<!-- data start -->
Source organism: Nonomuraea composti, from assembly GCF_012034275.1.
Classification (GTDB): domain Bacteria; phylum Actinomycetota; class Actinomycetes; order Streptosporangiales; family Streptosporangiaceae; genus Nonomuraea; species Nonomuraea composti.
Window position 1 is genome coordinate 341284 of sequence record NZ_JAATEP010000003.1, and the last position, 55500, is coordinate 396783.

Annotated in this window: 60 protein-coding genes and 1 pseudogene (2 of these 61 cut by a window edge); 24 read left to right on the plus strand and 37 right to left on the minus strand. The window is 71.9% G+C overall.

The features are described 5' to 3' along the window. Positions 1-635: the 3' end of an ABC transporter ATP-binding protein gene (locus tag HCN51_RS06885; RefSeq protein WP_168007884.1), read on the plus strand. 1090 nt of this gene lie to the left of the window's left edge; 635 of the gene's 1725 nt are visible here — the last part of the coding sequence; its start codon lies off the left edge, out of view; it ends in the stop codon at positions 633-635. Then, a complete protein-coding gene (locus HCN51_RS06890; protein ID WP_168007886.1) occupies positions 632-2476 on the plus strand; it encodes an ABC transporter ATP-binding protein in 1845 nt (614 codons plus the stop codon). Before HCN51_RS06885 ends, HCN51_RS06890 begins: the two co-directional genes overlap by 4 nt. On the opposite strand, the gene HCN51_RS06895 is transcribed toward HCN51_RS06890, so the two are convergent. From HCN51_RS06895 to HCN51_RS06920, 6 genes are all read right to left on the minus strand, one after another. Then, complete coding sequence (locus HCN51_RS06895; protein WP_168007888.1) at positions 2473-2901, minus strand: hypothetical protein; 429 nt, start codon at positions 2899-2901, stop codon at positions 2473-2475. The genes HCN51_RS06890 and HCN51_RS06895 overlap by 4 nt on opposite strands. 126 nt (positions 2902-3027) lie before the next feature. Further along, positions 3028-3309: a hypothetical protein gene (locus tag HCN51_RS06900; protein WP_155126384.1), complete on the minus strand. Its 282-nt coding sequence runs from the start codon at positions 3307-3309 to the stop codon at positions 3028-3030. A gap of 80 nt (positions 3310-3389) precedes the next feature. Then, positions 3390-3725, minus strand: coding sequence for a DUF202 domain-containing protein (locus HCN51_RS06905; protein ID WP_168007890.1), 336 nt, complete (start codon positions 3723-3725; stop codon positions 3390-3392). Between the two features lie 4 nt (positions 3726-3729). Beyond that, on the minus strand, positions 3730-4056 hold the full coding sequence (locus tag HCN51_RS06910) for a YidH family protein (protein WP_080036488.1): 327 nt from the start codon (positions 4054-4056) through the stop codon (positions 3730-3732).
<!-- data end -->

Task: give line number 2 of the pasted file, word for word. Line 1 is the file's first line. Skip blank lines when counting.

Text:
Classification (GTDB): domain Bacteria; phylum Actinomycetota; class Actinomycetes; order Streptosporangiales; family Streptosporangiaceae; genus Nonomuraea; species Nonomuraea composti.